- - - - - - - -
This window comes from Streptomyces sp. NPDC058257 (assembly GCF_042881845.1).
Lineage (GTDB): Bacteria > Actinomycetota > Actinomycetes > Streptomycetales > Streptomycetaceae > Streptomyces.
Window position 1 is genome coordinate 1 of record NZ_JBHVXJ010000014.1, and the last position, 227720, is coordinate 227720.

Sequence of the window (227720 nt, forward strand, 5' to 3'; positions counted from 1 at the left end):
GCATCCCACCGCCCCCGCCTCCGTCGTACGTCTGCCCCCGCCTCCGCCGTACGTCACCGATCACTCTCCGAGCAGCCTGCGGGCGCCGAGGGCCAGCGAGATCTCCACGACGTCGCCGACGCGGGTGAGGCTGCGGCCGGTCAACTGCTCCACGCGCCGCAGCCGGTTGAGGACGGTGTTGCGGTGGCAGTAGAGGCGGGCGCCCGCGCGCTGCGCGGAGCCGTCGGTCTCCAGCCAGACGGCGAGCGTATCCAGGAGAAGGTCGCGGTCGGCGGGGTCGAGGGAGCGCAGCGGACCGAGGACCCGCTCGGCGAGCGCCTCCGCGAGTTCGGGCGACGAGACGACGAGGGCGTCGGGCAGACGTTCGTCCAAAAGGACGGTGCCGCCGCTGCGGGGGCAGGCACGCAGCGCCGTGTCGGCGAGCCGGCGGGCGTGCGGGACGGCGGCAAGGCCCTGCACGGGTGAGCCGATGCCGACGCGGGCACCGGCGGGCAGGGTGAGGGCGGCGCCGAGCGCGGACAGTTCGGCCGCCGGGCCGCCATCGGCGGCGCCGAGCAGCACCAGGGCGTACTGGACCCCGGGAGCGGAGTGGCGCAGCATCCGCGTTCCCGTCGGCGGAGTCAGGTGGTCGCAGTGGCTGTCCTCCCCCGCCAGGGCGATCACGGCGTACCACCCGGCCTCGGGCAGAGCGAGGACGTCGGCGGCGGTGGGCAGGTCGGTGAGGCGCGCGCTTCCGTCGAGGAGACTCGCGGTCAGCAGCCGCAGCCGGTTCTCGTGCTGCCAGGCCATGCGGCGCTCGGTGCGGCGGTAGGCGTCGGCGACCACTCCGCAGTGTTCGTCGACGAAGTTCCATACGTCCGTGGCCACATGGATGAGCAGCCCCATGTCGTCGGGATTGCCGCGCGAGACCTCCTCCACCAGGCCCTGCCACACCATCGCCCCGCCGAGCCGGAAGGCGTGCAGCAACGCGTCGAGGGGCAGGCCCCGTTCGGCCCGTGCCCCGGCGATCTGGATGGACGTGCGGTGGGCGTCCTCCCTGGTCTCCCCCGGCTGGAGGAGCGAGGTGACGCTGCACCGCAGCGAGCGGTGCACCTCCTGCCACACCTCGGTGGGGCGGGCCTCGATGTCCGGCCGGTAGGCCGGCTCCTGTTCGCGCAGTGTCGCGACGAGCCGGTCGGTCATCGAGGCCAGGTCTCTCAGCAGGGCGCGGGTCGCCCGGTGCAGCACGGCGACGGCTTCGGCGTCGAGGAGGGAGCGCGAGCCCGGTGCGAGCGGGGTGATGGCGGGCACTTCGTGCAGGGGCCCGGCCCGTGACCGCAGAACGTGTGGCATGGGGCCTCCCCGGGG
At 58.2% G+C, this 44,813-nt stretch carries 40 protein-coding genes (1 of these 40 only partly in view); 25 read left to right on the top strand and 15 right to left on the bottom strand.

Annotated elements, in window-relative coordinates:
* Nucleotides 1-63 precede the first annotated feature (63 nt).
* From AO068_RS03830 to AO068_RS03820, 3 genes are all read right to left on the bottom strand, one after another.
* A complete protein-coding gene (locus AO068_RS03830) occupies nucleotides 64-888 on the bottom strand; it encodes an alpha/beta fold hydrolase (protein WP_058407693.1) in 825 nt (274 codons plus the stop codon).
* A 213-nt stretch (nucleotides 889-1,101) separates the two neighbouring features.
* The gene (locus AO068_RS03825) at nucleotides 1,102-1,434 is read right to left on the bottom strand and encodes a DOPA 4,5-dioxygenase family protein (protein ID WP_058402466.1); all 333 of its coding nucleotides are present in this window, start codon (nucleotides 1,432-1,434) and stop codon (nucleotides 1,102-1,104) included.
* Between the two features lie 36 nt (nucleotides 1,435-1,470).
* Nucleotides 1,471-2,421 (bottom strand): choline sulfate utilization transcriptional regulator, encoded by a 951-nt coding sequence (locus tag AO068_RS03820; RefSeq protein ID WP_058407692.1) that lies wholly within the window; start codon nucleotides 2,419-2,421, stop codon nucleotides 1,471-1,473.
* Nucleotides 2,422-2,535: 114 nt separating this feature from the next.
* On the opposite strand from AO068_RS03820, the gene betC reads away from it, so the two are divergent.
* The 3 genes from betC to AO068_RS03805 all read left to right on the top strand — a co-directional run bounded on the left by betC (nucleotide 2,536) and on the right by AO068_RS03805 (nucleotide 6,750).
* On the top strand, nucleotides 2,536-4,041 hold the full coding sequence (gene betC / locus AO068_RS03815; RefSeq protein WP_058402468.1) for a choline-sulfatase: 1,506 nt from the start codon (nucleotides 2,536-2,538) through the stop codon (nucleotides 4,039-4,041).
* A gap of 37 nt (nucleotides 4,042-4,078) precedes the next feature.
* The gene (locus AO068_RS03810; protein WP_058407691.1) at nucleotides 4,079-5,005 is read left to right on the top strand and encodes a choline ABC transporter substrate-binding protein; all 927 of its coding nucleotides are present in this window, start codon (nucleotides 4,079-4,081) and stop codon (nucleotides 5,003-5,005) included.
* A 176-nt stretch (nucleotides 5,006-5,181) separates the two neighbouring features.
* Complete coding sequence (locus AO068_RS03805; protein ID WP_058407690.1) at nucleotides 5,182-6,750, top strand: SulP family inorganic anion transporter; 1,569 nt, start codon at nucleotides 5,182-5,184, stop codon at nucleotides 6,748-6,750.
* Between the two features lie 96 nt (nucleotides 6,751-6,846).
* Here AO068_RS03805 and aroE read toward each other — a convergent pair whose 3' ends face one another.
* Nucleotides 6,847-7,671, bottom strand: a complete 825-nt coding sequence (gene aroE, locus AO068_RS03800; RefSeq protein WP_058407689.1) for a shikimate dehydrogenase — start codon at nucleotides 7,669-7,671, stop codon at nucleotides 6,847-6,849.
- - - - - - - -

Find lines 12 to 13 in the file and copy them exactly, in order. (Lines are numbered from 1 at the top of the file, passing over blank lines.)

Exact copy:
* The gene (locus AO068_RS03825) at nucleotides 1,102-1,434 is read right to left on the bottom strand and encodes a DOPA 4,5-dioxygenase family protein (protein ID WP_058402466.1); all 333 of its coding nucleotides are present in this window, start codon (nucleotides 1,432-1,434) and stop codon (nucleotides 1,102-1,104) included.
* Between the two features lie 36 nt (nucleotides 1,435-1,470).